Ventilators are mostly used in times of emergency to force air into the lungs and resuscitate the patient. The short-term use of a ventilator can improve a patient's health, especially when suffering from COPD, asthma, or other respiratory problems.
This force can sometimes cause side effects, and the patient must be monitored regularly. Some of the side effects that occur stop when the ventilator is discontinued or as a result of the sedatives used to keep the patient relaxed.
Cardiovascular side effects, such as a drop in blood pressure or an abnormal heartbeat, can occur. Weakened muscles and burst eardrums are also common effects.
According to the British Medical Journal (BMJ) Group, low blood pressure affects 20 percent of patients on a ventilator. Ten percent are affected by weakened muscles or heartbeat abnormalities, while one in seven experience a burst eardrum.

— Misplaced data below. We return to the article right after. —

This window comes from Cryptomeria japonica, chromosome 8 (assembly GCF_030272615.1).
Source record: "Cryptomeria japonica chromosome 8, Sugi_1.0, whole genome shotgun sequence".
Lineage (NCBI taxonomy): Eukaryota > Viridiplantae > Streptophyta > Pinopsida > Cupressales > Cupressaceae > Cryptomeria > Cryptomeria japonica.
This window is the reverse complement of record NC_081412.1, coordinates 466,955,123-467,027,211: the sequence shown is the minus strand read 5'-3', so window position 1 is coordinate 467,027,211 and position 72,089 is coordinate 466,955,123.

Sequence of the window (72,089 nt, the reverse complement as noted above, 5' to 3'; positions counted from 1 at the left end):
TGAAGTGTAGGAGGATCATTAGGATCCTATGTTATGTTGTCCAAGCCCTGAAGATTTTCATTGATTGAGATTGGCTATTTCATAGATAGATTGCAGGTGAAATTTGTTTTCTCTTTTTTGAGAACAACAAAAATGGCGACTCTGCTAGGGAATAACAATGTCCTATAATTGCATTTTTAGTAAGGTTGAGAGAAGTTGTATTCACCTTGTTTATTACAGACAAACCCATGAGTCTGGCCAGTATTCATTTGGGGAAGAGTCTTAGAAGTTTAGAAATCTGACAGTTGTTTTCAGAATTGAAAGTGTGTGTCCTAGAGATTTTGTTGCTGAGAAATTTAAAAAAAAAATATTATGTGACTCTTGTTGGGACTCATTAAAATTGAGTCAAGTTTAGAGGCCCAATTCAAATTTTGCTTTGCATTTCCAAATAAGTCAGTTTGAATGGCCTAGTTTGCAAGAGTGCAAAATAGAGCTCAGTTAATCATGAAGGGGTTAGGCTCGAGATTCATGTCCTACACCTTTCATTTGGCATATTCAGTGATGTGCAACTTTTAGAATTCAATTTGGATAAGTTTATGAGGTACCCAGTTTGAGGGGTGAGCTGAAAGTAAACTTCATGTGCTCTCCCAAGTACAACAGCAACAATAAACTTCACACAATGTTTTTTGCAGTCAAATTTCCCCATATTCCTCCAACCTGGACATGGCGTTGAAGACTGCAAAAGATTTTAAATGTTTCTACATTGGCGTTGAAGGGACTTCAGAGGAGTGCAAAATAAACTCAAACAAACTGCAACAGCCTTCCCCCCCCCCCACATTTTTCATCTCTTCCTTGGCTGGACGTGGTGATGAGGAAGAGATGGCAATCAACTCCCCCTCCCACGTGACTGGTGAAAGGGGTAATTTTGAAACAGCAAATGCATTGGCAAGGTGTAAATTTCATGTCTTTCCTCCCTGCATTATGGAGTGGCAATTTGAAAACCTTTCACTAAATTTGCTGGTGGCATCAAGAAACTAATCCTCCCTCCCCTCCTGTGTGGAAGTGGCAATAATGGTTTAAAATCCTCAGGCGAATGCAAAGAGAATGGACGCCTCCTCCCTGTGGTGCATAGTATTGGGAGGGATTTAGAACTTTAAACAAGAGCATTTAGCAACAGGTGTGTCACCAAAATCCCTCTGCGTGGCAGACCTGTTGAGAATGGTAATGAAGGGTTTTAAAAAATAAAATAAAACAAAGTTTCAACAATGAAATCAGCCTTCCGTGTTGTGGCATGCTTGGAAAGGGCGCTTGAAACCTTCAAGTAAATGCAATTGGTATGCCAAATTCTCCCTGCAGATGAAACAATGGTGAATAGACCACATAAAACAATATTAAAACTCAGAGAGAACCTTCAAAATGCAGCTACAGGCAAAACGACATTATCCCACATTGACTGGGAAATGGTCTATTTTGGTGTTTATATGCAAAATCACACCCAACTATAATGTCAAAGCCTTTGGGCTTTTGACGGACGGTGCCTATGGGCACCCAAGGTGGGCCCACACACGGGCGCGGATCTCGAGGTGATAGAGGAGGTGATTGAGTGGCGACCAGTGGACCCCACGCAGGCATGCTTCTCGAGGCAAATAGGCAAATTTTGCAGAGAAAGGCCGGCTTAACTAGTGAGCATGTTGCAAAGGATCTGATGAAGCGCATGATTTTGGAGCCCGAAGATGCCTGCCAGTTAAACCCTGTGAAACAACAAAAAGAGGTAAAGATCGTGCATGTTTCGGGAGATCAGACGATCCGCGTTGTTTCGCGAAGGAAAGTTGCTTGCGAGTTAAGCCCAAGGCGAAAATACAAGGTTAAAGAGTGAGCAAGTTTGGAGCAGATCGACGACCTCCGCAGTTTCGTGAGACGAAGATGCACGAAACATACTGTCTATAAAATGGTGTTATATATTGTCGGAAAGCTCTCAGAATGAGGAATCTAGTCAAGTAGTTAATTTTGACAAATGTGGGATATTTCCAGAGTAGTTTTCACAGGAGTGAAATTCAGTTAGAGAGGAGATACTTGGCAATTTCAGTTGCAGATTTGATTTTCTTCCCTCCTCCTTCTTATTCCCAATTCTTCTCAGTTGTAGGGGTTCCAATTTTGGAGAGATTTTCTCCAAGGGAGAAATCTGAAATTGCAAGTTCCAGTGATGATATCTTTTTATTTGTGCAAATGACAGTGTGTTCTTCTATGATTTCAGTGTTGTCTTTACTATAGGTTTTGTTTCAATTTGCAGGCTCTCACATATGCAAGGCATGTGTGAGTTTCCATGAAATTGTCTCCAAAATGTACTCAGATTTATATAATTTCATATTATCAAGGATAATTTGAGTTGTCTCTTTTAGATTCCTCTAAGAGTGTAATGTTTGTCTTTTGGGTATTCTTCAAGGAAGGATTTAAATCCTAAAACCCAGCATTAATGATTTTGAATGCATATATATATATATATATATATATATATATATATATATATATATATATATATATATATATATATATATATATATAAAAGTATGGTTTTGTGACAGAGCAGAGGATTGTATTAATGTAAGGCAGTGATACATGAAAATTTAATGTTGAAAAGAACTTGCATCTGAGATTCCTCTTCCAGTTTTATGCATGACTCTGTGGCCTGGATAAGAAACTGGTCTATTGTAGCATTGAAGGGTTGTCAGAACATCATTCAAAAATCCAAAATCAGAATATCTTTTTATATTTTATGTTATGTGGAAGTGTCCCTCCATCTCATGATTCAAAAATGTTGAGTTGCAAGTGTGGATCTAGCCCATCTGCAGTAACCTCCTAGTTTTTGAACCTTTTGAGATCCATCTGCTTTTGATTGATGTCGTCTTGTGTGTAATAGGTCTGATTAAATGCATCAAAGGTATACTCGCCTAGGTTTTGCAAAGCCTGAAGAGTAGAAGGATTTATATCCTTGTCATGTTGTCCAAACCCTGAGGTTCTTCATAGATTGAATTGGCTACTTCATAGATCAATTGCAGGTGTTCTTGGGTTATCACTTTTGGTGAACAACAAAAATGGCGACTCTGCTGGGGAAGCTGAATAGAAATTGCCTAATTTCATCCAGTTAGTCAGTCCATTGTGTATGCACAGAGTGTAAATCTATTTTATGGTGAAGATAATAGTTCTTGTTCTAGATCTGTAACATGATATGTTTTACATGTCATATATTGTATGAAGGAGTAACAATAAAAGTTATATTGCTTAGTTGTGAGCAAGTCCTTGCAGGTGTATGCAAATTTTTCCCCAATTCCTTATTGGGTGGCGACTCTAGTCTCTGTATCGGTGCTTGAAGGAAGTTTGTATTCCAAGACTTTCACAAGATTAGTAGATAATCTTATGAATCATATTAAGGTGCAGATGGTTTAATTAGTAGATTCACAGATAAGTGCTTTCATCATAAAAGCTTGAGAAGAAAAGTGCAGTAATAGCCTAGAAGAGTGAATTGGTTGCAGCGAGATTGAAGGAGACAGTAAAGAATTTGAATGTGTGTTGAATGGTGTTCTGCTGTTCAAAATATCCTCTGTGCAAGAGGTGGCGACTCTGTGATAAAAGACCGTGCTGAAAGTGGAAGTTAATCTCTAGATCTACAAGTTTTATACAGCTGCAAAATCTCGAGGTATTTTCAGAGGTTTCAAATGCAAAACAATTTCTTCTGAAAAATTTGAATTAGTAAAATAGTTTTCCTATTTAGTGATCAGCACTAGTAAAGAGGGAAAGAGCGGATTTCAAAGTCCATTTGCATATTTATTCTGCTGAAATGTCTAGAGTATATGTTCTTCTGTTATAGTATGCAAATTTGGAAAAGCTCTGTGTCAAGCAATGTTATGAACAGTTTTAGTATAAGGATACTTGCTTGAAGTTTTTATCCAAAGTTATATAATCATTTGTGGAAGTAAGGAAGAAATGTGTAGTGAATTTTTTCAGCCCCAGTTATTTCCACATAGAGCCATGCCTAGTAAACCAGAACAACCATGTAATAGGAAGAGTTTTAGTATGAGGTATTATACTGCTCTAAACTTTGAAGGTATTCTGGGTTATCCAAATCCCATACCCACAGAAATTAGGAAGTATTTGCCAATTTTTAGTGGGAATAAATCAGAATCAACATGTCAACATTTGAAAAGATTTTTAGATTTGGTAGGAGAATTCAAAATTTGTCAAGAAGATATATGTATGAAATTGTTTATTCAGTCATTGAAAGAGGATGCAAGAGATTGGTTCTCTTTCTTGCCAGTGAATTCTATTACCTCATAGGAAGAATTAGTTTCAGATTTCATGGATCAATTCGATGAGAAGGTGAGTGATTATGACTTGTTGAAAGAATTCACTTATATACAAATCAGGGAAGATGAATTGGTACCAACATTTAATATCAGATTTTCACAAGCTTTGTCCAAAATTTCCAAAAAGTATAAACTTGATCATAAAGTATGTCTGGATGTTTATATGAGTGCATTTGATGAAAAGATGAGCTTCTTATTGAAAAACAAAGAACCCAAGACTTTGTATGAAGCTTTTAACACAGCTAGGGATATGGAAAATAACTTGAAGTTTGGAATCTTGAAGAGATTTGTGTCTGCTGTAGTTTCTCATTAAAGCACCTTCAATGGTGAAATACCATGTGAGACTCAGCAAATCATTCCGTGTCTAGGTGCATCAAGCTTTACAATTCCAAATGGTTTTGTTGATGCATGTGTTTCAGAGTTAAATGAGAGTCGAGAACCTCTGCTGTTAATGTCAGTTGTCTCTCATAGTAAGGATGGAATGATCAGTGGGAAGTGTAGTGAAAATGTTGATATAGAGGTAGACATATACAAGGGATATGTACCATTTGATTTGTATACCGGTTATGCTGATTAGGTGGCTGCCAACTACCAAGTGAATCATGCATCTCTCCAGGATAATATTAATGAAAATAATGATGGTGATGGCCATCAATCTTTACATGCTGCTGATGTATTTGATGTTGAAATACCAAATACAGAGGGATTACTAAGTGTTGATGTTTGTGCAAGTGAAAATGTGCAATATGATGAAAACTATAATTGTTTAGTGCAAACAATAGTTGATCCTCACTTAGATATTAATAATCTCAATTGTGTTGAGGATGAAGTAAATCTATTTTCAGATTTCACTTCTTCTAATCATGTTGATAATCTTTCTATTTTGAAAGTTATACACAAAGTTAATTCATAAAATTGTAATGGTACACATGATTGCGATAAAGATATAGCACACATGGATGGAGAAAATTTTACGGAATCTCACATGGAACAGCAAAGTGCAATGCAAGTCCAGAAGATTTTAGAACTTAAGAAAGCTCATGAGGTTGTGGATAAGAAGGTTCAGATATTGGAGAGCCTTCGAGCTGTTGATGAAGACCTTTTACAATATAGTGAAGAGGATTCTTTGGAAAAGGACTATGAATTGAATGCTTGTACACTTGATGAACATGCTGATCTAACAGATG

Problems are more likely to occur if you suffer from a more severe respiratory problem, dental problems, or dehydration.
Some patients may develop an infection or pneumonia after being placed on a ventilator. Additionally, patients may have trouble being weaned off the ventilator, so they may not be able to breathe on their own.